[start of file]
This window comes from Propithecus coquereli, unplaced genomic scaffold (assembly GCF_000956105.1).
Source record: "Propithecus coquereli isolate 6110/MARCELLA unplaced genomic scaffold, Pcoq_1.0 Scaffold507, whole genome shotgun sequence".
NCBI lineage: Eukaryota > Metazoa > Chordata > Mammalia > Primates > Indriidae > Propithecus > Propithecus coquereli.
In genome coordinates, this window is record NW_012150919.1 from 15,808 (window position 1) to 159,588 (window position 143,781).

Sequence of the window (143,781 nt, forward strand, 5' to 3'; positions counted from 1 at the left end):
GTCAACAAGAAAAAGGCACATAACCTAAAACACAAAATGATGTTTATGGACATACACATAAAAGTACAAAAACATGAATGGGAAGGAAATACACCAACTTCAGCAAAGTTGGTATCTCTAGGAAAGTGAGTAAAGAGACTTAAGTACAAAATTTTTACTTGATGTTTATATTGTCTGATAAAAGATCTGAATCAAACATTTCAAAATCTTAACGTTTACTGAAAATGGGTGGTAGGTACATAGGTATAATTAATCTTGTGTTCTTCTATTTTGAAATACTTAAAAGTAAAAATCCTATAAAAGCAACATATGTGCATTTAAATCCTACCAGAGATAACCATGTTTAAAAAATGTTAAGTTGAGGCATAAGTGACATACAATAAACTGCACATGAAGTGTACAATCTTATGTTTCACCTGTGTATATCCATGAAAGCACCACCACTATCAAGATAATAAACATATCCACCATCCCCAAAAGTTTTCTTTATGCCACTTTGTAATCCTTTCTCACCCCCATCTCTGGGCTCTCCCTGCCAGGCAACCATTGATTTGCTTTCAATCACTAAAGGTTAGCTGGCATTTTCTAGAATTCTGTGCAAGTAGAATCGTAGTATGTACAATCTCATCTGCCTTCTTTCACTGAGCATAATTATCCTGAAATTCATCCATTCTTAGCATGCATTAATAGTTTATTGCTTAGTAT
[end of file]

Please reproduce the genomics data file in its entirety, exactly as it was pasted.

This window comes from Propithecus coquereli, unplaced genomic scaffold (assembly GCF_000956105.1).
Source record: "Propithecus coquereli isolate 6110/MARCELLA unplaced genomic scaffold, Pcoq_1.0 Scaffold507, whole genome shotgun sequence".
NCBI lineage: Eukaryota > Metazoa > Chordata > Mammalia > Primates > Indriidae > Propithecus > Propithecus coquereli.
In genome coordinates, this window is record NW_012150919.1 from 15,808 (window position 1) to 159,588 (window position 143,781).

Sequence of the window (143,781 nt, forward strand, 5' to 3'; positions counted from 1 at the left end):
GTCAACAAGAAAAAGGCACATAACCTAAAACACAAAATGATGTTTATGGACATACACATAAAAGTACAAAAACATGAATGGGAAGGAAATACACCAACTTCAGCAAAGTTGGTATCTCTAGGAAAGTGAGTAAAGAGACTTAAGTACAAAATTTTTACTTGATGTTTATATTGTCTGATAAAAGATCTGAATCAAACATTTCAAAATCTTAACGTTTACTGAAAATGGGTGGTAGGTACATAGGTATAATTAATCTTGTGTTCTTCTATTTTGAAATACTTAAAAGTAAAAATCCTATAAAAGCAACATATGTGCATTTAAATCCTACCAGAGATAACCATGTTTAAAAAATGTTAAGTTGAGGCATAAGTGACATACAATAAACTGCACATGAAGTGTACAATCTTATGTTTCACCTGTGTATATCCATGAAAGCACCACCACTATCAAGATAATAAACATATCCACCATCCCCAAAAGTTTTCTTTATGCCACTTTGTAATCCTTTCTCACCCCCATCTCTGGGCTCTCCCTGCCAGGCAACCATTGATTTGCTTTCAATCACTAAAGGTTAGCTGGCATTTTCTAGAATTCTGTGCAAGTAGAATCGTAGTATGTACAATCTCATCTGCCTTCTTTCACTGAGCATAATTATCCTGAAATTCATCCATTCTTAGCATGCATTAATAGTTTATTGCTTAGTAT